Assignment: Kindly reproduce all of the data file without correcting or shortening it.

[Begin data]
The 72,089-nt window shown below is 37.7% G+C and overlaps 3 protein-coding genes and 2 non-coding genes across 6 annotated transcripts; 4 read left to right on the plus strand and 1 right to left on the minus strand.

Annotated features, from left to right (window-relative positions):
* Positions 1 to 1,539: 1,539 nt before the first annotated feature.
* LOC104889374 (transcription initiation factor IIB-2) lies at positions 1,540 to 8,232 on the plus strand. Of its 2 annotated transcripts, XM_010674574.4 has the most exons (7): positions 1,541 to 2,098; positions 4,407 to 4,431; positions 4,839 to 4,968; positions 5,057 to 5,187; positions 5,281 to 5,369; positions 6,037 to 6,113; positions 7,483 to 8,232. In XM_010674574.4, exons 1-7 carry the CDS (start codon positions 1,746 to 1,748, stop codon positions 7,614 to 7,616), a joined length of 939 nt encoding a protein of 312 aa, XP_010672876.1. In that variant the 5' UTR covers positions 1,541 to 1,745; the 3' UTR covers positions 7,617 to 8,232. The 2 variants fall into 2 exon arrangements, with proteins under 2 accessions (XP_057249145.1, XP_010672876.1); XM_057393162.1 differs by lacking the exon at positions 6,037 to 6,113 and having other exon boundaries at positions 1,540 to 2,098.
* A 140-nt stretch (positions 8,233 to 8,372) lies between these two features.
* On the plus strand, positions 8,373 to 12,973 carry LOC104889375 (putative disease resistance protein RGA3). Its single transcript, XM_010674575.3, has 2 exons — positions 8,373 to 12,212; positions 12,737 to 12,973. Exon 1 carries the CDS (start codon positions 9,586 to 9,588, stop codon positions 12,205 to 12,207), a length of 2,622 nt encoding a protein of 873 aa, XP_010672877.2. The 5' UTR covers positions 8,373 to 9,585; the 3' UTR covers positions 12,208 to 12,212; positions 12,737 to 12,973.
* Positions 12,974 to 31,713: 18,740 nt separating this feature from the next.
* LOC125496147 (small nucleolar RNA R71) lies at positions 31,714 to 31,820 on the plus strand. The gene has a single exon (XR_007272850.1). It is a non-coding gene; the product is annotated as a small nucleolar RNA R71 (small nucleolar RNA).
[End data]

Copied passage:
The 72,089-nt window shown below is 37.7% G+C and overlaps 3 protein-coding genes and 2 non-coding genes across 6 annotated transcripts; 4 read left to right on the plus strand and 1 right to left on the minus strand.

Annotated features, from left to right (window-relative positions):
* Positions 1 to 1,539: 1,539 nt before the first annotated feature.
* LOC104889374 (transcription initiation factor IIB-2) lies at positions 1,540 to 8,232 on the plus strand. Of its 2 annotated transcripts, XM_010674574.4 has the most exons (7): positions 1,541 to 2,098; positions 4,407 to 4,431; positions 4,839 to 4,968; positions 5,057 to 5,187; positions 5,281 to 5,369; positions 6,037 to 6,113; positions 7,483 to 8,232. In XM_010674574.4, exons 1-7 carry the CDS (start codon positions 1,746 to 1,748, stop codon positions 7,614 to 7,616), a joined length of 939 nt encoding a protein of 312 aa, XP_010672876.1. In that variant the 5' UTR covers positions 1,541 to 1,745; the 3' UTR covers positions 7,617 to 8,232. The 2 variants fall into 2 exon arrangements, with proteins under 2 accessions (XP_057249145.1, XP_010672876.1); XM_057393162.1 differs by lacking the exon at positions 6,037 to 6,113 and having other exon boundaries at positions 1,540 to 2,098.
* A 140-nt stretch (positions 8,233 to 8,372) lies between these two features.
* On the plus strand, positions 8,373 to 12,973 carry LOC104889375 (putative disease resistance protein RGA3). Its single transcript, XM_010674575.3, has 2 exons — positions 8,373 to 12,212; positions 12,737 to 12,973. Exon 1 carries the CDS (start codon positions 9,586 to 9,588, stop codon positions 12,205 to 12,207), a length of 2,622 nt encoding a protein of 873 aa, XP_010672877.2. The 5' UTR covers positions 8,373 to 9,585; the 3' UTR covers positions 12,208 to 12,212; positions 12,737 to 12,973.
* Positions 12,974 to 31,713: 18,740 nt separating this feature from the next.
* LOC125496147 (small nucleolar RNA R71) lies at positions 31,714 to 31,820 on the plus strand. The gene has a single exon (XR_007272850.1). It is a non-coding gene; the product is annotated as a small nucleolar RNA R71 (small nucleolar RNA).